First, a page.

Cost reductions through technological advancements and increasing concern over mitigating the effects of climate change have caused more countries to pay attention. The U.S. Office of Fossil Energy released its Hydrogen Strategy6 in July 2020, the European Union released their Hydrogen Strategy7 in July 2020, the U.S. Department of Energy (DOE) released its Hydrogen Program Plan8 in September 2020, and Canada released its Hydrogen Strategy9 in December 2020. These strategies have common veins: the cost of producing cleaner hydrogen needs to be cheaper for it to be cost competitive, and demonstrations are important to get these technologies to scale.
The hydrogen ecosystem is vast, has a lot of potential to decarbonize, and touches many clean energy technologies. Supporting these many decarbonization pathways require significant coordination across offices in the DOE.
Energy Efficiency and Renewable Energy (EERE)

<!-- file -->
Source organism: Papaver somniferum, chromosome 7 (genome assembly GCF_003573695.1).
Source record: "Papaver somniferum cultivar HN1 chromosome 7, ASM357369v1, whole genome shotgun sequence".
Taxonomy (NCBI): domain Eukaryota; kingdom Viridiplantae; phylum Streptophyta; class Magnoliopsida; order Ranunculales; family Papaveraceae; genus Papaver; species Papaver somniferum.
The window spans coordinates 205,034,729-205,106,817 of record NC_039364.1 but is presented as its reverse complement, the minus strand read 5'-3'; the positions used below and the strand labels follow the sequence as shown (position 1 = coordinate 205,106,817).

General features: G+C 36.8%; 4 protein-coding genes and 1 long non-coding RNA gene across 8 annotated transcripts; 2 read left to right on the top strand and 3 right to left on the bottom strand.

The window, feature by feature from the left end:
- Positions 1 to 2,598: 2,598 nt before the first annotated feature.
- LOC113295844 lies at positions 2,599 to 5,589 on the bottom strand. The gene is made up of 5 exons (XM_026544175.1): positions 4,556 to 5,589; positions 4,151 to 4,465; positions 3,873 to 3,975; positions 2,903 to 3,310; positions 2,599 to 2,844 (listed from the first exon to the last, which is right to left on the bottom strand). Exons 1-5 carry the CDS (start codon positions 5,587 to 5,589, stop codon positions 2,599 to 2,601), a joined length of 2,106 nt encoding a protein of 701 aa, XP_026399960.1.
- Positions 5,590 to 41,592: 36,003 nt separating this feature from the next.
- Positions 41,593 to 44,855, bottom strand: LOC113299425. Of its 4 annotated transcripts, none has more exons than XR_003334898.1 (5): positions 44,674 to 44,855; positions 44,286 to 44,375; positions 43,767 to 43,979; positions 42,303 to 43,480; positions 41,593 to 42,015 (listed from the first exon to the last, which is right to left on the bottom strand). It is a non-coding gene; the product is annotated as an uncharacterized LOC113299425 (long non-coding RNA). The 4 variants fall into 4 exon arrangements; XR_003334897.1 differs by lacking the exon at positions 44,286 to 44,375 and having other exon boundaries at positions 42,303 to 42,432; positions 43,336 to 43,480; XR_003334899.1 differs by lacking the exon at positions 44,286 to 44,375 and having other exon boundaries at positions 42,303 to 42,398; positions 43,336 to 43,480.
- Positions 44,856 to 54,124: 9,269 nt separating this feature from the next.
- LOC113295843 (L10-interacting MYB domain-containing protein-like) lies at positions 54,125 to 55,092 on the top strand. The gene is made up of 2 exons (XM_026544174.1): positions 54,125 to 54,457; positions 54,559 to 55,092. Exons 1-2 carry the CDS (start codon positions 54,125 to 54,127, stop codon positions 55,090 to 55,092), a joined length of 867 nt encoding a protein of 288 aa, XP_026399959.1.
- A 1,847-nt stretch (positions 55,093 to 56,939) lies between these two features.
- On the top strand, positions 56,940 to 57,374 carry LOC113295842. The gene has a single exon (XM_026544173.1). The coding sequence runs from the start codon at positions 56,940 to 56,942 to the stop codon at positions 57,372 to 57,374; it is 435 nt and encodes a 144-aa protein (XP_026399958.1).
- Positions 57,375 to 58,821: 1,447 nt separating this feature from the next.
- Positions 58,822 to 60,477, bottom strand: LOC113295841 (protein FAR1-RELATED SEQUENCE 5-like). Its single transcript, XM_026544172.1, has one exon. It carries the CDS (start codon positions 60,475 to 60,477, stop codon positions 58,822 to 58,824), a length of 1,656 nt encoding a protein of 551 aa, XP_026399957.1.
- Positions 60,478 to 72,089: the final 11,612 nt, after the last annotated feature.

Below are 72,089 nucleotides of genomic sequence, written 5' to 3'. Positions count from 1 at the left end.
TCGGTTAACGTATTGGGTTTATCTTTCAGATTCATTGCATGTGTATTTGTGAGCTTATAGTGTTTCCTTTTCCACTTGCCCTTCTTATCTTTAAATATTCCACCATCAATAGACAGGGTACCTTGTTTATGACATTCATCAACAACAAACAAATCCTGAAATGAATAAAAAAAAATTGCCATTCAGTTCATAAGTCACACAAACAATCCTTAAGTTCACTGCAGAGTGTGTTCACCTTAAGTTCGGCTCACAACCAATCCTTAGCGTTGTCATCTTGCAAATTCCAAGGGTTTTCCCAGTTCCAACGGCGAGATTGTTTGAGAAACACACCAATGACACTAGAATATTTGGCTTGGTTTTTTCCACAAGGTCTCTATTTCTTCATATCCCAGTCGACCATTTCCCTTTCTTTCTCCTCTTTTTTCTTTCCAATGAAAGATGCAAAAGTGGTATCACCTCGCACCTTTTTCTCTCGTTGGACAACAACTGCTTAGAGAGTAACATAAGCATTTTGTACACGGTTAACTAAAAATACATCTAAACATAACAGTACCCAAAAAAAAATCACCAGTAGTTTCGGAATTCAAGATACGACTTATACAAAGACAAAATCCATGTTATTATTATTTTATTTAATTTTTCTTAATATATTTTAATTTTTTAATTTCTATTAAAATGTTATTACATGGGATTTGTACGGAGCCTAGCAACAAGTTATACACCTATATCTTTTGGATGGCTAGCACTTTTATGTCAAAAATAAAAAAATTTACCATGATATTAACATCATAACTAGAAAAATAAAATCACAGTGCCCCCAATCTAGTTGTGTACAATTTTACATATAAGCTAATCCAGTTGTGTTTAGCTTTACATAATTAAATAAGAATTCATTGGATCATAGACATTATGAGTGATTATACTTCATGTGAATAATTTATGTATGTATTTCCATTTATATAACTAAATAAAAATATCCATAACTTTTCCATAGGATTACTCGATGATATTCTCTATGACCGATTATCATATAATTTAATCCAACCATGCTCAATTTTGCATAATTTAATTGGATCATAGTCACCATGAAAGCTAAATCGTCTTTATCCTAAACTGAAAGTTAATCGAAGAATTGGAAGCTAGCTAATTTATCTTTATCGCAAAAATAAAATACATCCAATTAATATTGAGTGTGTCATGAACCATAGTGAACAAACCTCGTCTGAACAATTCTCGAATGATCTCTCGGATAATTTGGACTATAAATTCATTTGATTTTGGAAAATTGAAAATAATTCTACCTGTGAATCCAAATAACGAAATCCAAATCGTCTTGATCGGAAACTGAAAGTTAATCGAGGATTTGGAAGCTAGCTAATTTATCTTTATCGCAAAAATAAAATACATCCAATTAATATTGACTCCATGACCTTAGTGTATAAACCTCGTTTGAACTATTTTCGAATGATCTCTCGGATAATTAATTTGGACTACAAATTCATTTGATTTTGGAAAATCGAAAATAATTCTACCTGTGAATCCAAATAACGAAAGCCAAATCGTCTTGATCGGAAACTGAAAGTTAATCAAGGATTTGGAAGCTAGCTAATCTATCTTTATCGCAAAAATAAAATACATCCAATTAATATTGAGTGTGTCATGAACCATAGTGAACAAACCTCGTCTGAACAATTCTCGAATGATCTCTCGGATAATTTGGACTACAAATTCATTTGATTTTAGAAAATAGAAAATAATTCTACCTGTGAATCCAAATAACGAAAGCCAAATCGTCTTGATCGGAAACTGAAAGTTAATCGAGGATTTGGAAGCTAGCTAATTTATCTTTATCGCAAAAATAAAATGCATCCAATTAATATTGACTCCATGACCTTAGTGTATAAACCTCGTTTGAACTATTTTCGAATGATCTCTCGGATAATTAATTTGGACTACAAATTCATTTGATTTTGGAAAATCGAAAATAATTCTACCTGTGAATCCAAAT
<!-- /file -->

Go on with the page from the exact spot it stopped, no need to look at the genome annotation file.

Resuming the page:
There are two main offices in the EERE that have hydrogen efforts: the Hydrogen and Fuel Cells Technology Office (HFTO)10 and the Advanced Manufacturing Office (AMO). HFTO focuses on hydrogen production using clean sources (like nuclear power and renewable power), fuel cells for stationary power and transportation, hydrogen transport, and hydrogen storage. The HFTO leads an inter-office initiative called H2@Scale11 that provides funds for laboratory-industry, co-funded projects for RD&D to accelerate hydrogen technology and enable hydrogen adoption across applications and sectors. AMO’s hydrogen efforts include material and supply chain innovations for hydrogen storage, electrolyzers and fuel cells. AMO and H2@Scale have previously worked together to fund efforts in steel production decarbonization.